Lessons in Leadership While Horseback Riding in Iceland
Story and photos by Julia Hubbel

Riding horses in Iceland into the vast countryside can be treacherous even in the best months, so when trouble strikes, there had better be a good travel guide leader in control of the journey.

Riding horses in Iceland

One minute, our German guide Greta was astride her horse in the middle of a rushing stream.

The next, she was submerged in it, her body held underwater by the icy flow, her thick leather layers and wet down jacket now heavy as concrete.

I was in the rear of our group, behind a large herd of horses. I was too far away to do anything to help.

Iceland is a land of ice. In summer, it's a land of melting ice. An island country known for its spectacular waterfalls, that onrushing water can be deadly. Not only is it barely above freezing even in high summer, but at the altitude where we were, the incline was significant.

Add to that the incessant wind, and it's a recipe for disaster.

We were in the middle of nowhere. In the high country, four days' ride out of Reykjavik. Warmth, safety, and security don't come along for the ride up here.

Wet tundra in Iceland

Most Western travelers—especially short-vacation Americans—hang out close to Reykjavik. Party central. They might wander a bit out on the Ring Road, but most stay close to this city which houses more than a third of Iceland's inhabitants. The farther you travel, the more isolated Iceland gets. Most tourists might take a day ride.

Those of us who commit to a full week or more of riding on horses get to experience parts of the country that only intrepid travelers see. We find deep, wet marshes into which our horses sink up to their knees. Profoundly beautiful landscapes, dotted with snow even at the height of summer. Waterfalls which shimmer in the endless sun. Glaciers painted turquoise, dripping into streams like the one that was trying to drown our guide. The astounding, life-renewing silence.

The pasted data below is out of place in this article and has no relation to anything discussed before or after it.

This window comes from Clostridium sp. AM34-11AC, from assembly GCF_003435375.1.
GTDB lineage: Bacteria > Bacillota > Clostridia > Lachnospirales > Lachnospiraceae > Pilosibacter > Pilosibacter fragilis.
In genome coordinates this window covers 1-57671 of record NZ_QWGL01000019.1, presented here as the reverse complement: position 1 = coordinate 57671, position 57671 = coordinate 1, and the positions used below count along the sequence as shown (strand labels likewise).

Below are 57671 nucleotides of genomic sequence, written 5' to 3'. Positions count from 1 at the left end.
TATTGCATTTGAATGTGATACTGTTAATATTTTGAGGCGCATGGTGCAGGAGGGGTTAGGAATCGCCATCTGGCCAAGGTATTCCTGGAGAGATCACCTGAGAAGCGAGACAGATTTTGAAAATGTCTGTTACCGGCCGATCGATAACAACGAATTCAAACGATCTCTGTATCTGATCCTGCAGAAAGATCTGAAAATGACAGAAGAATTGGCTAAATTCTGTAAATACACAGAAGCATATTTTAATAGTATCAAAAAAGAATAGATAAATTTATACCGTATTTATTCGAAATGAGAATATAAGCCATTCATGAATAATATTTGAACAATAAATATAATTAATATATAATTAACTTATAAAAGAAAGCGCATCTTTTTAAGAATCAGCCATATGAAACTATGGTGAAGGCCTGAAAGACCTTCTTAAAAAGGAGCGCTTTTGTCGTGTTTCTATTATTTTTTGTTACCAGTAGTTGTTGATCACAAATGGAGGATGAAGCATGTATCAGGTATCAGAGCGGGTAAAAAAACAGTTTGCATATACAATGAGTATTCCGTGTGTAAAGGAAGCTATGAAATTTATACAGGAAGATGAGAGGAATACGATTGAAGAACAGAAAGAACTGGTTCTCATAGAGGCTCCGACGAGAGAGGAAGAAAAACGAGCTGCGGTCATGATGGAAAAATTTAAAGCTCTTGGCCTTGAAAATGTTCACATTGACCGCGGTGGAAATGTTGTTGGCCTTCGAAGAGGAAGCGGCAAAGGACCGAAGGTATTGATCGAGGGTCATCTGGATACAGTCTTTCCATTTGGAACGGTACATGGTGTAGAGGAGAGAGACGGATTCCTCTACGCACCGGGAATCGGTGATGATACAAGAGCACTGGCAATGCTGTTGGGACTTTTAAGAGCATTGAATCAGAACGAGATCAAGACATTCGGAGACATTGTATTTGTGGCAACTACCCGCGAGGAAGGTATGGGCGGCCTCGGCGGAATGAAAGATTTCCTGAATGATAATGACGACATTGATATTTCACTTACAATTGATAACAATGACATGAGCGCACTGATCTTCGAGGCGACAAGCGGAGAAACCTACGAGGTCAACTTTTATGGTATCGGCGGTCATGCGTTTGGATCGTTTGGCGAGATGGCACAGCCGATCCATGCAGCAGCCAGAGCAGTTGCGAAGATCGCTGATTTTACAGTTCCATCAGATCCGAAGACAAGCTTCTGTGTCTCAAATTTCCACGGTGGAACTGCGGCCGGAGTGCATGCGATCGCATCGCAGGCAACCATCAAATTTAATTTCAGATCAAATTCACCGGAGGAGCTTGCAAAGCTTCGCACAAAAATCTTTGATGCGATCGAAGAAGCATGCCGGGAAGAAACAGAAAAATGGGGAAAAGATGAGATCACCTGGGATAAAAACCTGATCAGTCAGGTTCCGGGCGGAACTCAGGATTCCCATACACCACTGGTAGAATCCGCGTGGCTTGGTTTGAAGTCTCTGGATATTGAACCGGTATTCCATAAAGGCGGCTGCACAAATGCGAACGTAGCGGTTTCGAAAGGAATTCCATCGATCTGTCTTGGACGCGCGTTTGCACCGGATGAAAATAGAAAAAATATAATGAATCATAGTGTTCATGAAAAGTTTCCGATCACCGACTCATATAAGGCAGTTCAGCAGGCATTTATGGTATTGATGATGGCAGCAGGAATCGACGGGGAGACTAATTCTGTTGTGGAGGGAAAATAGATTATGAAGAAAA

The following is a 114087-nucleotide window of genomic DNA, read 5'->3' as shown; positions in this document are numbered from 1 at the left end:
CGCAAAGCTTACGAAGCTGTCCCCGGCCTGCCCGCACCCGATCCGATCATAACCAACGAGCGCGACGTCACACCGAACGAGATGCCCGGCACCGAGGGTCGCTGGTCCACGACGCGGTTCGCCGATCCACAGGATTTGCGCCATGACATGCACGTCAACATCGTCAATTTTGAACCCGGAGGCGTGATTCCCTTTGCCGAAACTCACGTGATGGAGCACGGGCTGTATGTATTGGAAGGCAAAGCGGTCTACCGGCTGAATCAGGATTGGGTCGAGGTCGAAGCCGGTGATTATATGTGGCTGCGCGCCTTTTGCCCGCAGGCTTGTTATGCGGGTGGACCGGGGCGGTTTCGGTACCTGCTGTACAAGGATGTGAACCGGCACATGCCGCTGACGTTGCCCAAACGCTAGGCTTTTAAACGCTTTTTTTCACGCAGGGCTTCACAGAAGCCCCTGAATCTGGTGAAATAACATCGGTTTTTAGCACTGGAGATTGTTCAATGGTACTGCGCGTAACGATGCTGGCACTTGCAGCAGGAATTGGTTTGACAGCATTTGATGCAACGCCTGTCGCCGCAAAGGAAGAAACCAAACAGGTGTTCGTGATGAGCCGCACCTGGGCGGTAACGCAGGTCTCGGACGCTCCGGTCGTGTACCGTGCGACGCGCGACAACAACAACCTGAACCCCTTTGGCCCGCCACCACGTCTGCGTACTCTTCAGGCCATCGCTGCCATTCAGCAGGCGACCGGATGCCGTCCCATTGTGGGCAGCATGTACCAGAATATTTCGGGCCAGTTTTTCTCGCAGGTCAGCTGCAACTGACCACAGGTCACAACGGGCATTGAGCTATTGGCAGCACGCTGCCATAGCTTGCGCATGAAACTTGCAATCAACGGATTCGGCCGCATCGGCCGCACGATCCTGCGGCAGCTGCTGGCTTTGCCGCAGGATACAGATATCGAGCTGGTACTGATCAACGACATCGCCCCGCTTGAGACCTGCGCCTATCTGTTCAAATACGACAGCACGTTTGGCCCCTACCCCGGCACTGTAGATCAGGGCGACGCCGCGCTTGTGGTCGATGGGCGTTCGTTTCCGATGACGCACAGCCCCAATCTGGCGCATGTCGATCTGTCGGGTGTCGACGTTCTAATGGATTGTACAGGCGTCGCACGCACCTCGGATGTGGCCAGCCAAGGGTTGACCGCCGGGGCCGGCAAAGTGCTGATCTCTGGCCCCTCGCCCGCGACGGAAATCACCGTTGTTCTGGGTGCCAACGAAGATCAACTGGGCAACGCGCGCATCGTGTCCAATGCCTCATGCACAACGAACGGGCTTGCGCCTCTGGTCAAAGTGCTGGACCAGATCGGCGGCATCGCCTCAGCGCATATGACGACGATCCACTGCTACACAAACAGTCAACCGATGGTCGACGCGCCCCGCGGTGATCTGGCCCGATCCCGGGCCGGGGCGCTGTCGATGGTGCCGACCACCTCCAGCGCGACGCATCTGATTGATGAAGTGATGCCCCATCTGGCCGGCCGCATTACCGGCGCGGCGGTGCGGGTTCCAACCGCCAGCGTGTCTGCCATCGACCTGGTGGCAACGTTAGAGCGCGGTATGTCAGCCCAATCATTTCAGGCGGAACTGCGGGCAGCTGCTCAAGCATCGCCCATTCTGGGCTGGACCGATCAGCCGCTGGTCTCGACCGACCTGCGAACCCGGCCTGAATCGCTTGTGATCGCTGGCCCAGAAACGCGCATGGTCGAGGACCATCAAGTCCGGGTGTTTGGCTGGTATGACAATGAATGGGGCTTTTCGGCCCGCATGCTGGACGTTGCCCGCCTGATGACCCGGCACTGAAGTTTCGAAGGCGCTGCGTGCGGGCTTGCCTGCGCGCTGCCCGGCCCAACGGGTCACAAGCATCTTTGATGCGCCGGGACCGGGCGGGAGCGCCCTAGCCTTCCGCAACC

Fighting a Freezing Stream

Greta battled the water, which was close to knee-high. Just high enough for the water to be too forceful and keep her from gaining purchase on the riverbed. Her right foot was caught in her stirrup. She was being dragged back underwater each time she came up for air, trying to grasp her wet leathers.

Her horse, a bay Icelandic, was a descendant of the Viking stock that had been brought to Iceland by the Nordic explorers around 835 AD. This was a very good thing. Because these horses, living in a place isolated from predators for centuries, have strong connections with their human companions. They are remarkably loyal, and their low bodies are very powerful.

Horses are by nature fight or flight, accustomed to feeling fleet-footed predators which attack from the ground or above. First, they run. If they can't run, they attack, all flailing hooves and teeth and powerful muscles.

Iceland horse close-up

Greta's horse planted his feet in the powerful stream and stood steady as Gibraltar. This was despite the fact that his rider was pulling hard on his right stirrup, dragged downstream. As people streamed past the struggling woman, she repeatedly tried to grab her half-chaps. She needed to get air. To do anything to get out of the freezing water.